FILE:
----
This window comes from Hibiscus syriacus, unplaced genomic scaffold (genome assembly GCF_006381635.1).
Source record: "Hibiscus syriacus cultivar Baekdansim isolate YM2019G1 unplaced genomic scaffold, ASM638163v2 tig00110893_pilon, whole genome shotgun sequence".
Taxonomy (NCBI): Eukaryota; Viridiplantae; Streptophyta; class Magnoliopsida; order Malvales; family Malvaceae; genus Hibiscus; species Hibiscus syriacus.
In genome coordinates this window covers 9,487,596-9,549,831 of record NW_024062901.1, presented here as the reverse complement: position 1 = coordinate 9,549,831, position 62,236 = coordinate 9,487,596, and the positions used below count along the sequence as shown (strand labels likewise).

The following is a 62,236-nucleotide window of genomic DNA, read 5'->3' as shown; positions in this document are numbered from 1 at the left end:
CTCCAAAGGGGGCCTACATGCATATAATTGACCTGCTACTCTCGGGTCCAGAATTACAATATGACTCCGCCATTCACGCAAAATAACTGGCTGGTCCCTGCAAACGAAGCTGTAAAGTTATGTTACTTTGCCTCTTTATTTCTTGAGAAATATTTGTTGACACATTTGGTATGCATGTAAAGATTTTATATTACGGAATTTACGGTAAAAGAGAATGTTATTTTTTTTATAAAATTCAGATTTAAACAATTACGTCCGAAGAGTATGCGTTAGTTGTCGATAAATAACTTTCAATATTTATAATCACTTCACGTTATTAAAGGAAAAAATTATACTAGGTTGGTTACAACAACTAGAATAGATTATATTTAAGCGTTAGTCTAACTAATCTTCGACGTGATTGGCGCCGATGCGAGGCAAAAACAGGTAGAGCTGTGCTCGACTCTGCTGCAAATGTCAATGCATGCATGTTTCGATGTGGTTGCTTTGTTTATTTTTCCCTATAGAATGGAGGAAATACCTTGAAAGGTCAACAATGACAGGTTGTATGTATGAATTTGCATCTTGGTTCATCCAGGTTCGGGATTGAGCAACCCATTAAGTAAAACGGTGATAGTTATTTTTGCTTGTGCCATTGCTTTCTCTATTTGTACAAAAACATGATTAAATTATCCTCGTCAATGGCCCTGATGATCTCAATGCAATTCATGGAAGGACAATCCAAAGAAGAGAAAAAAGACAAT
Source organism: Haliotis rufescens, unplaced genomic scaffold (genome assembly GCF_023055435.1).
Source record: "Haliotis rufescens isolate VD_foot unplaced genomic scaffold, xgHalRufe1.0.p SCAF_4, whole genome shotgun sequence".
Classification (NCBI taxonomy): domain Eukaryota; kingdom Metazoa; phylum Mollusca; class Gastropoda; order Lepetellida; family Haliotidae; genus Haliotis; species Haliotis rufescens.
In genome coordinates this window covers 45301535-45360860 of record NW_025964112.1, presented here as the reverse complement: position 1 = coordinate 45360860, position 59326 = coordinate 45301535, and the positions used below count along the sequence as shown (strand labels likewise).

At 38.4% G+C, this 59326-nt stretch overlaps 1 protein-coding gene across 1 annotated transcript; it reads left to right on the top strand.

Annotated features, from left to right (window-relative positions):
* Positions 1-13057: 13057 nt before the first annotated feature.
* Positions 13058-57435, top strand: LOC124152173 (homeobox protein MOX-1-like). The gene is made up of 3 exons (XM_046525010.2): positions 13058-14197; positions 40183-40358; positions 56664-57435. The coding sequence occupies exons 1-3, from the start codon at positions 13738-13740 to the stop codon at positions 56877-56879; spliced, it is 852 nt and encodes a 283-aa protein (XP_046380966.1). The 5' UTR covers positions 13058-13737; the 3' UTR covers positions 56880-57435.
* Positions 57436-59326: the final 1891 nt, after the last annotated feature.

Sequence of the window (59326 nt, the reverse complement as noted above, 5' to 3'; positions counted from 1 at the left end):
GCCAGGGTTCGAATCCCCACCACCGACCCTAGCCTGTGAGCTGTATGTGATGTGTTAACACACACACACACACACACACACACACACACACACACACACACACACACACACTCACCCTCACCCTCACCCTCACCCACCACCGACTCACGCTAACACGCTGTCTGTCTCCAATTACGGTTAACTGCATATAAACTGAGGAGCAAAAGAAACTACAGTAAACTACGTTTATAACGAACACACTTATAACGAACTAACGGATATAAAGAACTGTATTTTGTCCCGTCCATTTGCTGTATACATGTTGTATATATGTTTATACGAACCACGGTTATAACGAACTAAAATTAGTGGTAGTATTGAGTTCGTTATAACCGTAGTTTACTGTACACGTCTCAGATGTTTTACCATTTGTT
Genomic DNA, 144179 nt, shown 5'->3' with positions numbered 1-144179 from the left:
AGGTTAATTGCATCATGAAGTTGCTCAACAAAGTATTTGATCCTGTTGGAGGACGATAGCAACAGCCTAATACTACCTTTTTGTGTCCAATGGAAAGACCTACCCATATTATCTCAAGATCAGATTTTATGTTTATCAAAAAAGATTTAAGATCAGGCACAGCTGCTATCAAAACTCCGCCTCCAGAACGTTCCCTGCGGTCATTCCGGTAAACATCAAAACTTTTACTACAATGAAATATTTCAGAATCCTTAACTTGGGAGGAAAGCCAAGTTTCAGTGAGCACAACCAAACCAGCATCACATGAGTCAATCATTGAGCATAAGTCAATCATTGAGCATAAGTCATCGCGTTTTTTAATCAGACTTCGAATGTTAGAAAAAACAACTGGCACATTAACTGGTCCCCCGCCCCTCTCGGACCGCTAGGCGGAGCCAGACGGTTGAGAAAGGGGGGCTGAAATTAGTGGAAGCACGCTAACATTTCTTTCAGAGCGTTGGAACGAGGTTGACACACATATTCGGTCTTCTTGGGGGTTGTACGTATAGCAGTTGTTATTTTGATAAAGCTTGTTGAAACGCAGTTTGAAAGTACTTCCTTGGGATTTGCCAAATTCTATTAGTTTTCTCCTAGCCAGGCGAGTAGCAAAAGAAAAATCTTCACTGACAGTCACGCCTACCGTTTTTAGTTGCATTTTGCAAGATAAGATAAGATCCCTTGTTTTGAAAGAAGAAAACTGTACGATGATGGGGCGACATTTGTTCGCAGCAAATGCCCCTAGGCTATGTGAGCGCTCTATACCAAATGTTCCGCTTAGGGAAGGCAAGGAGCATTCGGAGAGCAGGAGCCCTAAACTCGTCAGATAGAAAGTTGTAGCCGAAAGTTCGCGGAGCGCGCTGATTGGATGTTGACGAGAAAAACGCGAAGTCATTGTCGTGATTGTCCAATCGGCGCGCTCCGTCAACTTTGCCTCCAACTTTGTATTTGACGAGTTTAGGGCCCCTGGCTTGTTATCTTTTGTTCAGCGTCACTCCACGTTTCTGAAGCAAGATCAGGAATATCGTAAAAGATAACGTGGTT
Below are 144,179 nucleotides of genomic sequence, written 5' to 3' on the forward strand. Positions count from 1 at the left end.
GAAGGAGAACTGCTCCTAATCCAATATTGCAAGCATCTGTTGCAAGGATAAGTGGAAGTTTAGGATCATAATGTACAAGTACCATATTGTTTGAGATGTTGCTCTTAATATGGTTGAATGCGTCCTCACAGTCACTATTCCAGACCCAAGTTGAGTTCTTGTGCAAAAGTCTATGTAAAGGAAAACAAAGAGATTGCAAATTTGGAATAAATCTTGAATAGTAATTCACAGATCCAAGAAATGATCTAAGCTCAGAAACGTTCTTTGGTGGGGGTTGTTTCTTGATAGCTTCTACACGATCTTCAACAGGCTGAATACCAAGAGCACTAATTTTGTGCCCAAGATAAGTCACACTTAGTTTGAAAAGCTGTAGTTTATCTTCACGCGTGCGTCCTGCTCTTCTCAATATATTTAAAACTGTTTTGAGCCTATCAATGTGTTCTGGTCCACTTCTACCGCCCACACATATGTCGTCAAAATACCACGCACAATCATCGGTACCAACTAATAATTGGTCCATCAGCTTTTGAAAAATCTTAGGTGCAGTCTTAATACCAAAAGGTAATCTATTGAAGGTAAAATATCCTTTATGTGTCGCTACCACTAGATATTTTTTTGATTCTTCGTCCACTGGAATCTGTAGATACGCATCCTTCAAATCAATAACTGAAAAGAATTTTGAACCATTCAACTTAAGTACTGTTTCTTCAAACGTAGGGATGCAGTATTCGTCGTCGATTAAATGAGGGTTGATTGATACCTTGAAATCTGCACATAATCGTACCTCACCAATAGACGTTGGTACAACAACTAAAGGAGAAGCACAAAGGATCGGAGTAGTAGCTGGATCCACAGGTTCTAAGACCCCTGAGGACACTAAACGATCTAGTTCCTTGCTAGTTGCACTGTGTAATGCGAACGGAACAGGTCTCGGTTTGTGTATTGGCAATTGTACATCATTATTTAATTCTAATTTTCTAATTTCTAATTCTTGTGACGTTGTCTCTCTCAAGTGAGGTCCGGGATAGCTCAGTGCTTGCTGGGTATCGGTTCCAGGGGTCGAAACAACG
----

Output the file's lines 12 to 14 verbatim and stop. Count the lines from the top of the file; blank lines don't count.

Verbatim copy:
Annotated features, from left to right (window-relative positions):
* Positions 1-13057: 13057 nt before the first annotated feature.
* Positions 13058-57435, top strand: LOC124152173 (homeobox protein MOX-1-like). The gene is made up of 3 exons (XM_046525010.2): positions 13058-14197; positions 40183-40358; positions 56664-57435. The coding sequence occupies exons 1-3, from the start codon at positions 13738-13740 to the stop codon at positions 56877-56879; spliced, it is 852 nt and encodes a 283-aa protein (XP_046380966.1). The 5' UTR covers positions 13058-13737; the 3' UTR covers positions 56880-57435.